Today, Colorado Center on Law and Policy (CCLP) and the National Health Law Program (NHeLP) filed a complaint with the U.S. Department of Health and Human Services Office for Civil Rights and the U.S. Department of Justice.
Bethany Pray provided testimony for Senate Bill 24-093, Continuity of Health-Care Coverage Change. CCLP is in support of SB24-093.
CCLP Policy Fellow, Milena Castañeda testified at the Medical Services Board meeting regarding emergency rules for the NEMT.
Chaer Robert provided testimony against House Bill 24-1065, Reduction of State Income Taxes. CCLP is in opposition of HB24-1065.
ACTION ALERT: Ask legislators to act on a plan
With the COVID-19 crisis straining our health care system, putting Coloradans out of work and creating a climate of anxiety and uncertainty with long-term ramifications statewide, you might think the situation in Colorado couldn’t get any worse. Unfortunately, that might not be the case.
Faced with a $3.3 billion dollar shortfall, Colorado legislators could execute budget cuts that would deeply wound Colorado communities and families by reeling in funding for education, health care and other critical services when they are most needed most. Such cuts would have a profound negative effect on Coloradans who were already struggling to make ends meet before the pandemic started – causing long-lasting harm in every corner of our state.
It doesn’t have to be that way. Earlier this week, we stood with a diverse coalition of nearly 135 organizations in sending a joint letter urging Colorado legislators and Gov. Jared Polis to initiate a plan to mitigate some of the more painful cuts facing the state. You can read more details in this news release, but in short, the coalition is asking lawmakers to declare a health care emergency, optimize the use of federal relief funds and pass an emergency measure that will reduce income taxes for most Coloradans, while temporarily raising taxes for Coloradans who earn more than $250,000 a year.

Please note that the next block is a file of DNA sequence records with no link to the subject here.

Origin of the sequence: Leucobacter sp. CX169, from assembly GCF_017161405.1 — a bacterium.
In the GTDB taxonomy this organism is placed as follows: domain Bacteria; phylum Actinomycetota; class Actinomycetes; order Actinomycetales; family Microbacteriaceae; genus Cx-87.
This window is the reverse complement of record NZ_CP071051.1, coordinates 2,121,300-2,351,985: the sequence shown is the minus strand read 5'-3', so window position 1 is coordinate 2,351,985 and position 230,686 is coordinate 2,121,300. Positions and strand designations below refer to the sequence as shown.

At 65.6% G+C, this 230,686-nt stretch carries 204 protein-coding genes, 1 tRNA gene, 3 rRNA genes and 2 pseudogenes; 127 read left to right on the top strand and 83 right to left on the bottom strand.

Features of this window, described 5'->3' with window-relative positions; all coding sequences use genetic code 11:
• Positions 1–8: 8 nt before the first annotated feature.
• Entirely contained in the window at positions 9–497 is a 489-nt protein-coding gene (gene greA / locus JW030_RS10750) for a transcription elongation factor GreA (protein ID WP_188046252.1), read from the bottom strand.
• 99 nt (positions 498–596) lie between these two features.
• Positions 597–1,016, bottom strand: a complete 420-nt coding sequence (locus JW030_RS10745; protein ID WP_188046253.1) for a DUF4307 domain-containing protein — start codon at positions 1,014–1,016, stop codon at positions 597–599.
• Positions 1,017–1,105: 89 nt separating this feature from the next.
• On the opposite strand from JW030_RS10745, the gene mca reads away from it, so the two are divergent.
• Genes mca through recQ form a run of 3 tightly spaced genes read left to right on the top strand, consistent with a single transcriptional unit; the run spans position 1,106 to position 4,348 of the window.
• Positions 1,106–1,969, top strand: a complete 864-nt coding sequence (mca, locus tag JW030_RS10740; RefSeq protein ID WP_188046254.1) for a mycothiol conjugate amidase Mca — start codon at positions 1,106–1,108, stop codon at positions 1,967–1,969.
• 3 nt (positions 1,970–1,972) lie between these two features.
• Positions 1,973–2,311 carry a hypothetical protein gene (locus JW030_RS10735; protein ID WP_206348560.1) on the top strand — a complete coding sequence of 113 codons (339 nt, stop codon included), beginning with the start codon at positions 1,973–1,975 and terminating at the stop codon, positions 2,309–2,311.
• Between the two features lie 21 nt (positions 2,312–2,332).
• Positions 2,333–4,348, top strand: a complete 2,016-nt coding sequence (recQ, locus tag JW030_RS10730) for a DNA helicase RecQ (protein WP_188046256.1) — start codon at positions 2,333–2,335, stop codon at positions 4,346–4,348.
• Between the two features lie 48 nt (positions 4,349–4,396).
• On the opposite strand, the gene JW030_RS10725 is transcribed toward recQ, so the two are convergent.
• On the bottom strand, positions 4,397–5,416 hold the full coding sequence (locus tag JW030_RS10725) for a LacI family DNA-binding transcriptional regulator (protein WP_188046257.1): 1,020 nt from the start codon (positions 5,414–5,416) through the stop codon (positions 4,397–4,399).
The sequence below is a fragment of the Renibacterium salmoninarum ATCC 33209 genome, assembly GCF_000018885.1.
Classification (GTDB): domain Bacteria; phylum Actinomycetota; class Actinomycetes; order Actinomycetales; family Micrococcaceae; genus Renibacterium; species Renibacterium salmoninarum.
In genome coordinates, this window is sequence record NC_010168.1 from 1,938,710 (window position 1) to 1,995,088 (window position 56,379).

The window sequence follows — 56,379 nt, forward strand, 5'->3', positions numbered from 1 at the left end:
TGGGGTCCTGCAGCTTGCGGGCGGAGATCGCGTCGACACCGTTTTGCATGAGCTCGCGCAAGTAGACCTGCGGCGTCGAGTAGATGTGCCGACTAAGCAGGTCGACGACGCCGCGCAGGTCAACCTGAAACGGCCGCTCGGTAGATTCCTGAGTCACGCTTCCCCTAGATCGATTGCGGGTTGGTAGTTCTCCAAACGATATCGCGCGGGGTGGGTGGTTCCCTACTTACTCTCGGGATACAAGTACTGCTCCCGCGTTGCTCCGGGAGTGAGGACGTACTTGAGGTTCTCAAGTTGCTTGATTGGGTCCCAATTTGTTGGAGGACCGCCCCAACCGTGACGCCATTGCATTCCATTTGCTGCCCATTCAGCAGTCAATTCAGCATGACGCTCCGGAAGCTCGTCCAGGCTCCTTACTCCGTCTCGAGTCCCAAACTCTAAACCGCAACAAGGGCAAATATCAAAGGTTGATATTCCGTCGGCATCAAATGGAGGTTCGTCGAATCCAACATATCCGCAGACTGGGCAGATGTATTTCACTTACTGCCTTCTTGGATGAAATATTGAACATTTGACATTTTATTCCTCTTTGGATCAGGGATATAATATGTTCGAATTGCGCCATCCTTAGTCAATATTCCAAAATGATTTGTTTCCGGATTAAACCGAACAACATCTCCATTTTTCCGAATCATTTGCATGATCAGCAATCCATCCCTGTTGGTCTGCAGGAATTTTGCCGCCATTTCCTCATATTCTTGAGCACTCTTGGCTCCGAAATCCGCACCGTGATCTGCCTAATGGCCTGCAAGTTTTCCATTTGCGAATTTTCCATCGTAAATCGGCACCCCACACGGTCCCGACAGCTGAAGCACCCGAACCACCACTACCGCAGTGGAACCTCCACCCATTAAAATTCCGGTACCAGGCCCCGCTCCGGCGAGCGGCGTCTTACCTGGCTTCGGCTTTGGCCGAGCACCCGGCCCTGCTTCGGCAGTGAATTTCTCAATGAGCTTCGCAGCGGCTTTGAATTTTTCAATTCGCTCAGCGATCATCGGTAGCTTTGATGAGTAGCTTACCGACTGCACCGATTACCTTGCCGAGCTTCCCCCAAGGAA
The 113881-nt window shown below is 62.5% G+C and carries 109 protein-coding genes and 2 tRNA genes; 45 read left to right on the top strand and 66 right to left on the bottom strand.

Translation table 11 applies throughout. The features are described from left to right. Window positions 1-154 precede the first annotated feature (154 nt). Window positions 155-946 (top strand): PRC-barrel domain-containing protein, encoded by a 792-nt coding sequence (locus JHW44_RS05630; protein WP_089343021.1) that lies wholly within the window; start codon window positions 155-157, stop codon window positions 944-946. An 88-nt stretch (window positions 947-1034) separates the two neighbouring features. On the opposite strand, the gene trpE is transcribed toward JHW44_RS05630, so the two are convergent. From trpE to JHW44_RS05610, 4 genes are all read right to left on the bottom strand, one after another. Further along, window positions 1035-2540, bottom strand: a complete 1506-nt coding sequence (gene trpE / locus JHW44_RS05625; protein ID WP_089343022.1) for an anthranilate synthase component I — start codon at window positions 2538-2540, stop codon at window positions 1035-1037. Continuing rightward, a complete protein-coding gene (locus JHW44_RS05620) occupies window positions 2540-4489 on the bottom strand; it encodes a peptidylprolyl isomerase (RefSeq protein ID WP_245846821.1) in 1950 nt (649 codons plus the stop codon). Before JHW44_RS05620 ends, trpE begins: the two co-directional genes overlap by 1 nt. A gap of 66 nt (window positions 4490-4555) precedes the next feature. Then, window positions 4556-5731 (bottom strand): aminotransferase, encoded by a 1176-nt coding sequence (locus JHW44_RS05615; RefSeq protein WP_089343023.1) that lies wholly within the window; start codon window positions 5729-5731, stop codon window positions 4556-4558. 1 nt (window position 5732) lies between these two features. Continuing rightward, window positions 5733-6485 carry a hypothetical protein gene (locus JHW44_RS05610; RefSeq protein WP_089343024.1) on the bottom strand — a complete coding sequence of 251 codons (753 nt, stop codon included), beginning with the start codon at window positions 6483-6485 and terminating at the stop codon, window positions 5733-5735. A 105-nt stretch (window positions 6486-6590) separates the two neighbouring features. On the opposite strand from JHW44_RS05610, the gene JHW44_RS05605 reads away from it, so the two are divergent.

The proposal could raise as much as $750 million and soften the impact for Coloradans who are hurting the most in the ongoing crisis, including people with disabilities, communities of color and rural Coloradans working in low-wage jobs (or not working at all because of COVID-19). While this proposal presents the clearest path to help Colorado recover under the state’s constitution, it will take courage and fortitude from lawmakers from both sides of the political divide to make it a reality.
That’s why we are asking you – our community partners – to join forces with us in the taking these action steps:
* Contact your local legislators in the House and the Senate by phone or email and let them know that you support the #RecoverCO three pronged plan, and why.
* Forward this email to your friends, family, community groups and associates and make them aware of this constitutionally valid approach to raise more revenue for Colorado and avoid devastating cuts in the state budget.
* Post about your support to the #RecoverCO approach on social media by accessing the #RecoverCO social media toolkit. Also, visit our #RecoverCO landing page for updates, resources and media about the campaign. Feel free to raise the issue in public forums with elected officials and write letters to the editor in your local paper.
* Finally, contact Allison Neswood, Esq., at email@example.com to join the coalition to help Colorado recover.
We realize this is an uphill battle, so we are asking you to amplify your voice and urge lawmakers to bring this proposal to the table. With the Colorado General Assembly reconvening on May 26, please take these actions as soon as possible.